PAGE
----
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Bringing a 160 Year Old Giant Petzval Lens Back to Life

1/22/2020 ISO 1200 Magazine 3 Comments

It was a normal Saturday afternoon in November when I just walked into a flea marked. I met some friends there and looked a little bit around. At the end I bought this Gasc and Charconnet 500mm petzval lens. If you are as old as I am and have seen the movie “Big trouble in little China Town”, you know the Quote from Egg Shen: “But that’s how it always begins. Very small.” I think that is how my projects always start. Mostly I ask myself a month later, what I got myself into again. It was a bit easier this time. By the way, Gasc and Charconnet was founded at about 1860 in Paris and manufactured lenses under their name until 1880 when they changed to the name Laverne.

As mentioned in the video, Haumberger Fertigungstechnik Gmbh made the threaded ring that I needed for the lens. I can strongly recommend them, if you are in the need for something like that.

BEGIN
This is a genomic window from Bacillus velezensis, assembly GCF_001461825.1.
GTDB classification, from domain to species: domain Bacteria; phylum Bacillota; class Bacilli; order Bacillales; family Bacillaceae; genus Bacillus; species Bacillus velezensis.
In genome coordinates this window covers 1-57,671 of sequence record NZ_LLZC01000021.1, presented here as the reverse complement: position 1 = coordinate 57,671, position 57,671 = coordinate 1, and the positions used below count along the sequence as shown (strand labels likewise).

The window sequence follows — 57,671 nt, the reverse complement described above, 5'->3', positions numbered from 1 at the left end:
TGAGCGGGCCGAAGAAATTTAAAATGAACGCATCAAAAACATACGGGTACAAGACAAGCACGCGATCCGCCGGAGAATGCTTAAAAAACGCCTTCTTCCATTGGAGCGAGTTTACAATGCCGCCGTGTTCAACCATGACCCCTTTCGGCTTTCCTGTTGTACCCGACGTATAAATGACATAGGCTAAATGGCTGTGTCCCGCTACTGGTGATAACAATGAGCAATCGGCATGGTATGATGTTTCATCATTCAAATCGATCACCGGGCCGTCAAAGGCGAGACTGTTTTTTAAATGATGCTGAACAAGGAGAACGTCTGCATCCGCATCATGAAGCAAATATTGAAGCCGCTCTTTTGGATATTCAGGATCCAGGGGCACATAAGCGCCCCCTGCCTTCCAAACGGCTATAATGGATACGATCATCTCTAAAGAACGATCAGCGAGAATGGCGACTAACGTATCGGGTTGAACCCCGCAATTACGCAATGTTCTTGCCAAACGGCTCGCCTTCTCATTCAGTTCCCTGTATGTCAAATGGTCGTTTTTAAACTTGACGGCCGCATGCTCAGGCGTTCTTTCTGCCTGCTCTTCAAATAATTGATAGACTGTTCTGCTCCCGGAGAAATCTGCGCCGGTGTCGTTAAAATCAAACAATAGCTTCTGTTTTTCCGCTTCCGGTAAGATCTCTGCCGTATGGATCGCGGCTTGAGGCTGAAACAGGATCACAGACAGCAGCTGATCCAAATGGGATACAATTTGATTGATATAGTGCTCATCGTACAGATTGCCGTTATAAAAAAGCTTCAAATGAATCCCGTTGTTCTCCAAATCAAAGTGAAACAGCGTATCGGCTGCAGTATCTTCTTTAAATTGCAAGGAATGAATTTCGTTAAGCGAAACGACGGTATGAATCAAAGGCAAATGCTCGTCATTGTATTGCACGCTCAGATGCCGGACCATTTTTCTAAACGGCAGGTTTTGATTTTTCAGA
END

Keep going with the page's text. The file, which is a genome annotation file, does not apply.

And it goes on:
For a better understanding how to measure focal length and aperture I added this little graphic for you.

The first wet plate portrait I took with that lens (I’m sure this lens could tell lots of stories what it have seen before) with this Lens was from Prof. Dr. Sobotka.
As the president of the photographic society and lots of knowledge about this topic.

As a pohotographer here in Austria I can strongly recommend to become a member of thethe photographic society. With a membersheep you can benefit from lecutres, exhibitions, knowledge from other members and lots more. I enjoy this membership a lot. Use this form to become a member:

He seemed to me like the Austrian Einstein of photograohy and with this idea in mind I did the portrait. You can find more information about mr Sobotka here:

I felt in love with this unique look this lens produces. It forces you to look at the center. For me it is a new tool that I can use to generate unique and special portrait. Lets see what I do do with it on the next portrait.

You may also like: How to Make a Darkroom Timer/Thermometer with a Klockis

About Markus Hofstaetter:

Professional photographer for wet plate, portrait, events and virtual tours. You can find more about my work on my website, my blog, on Facebook, on Instagram or on Youtube

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Anonymous said...

Very cool !

Thank you!

Anonymous said...

Maybe lens has some internal reflections - painting inside with matt black might have positive effect??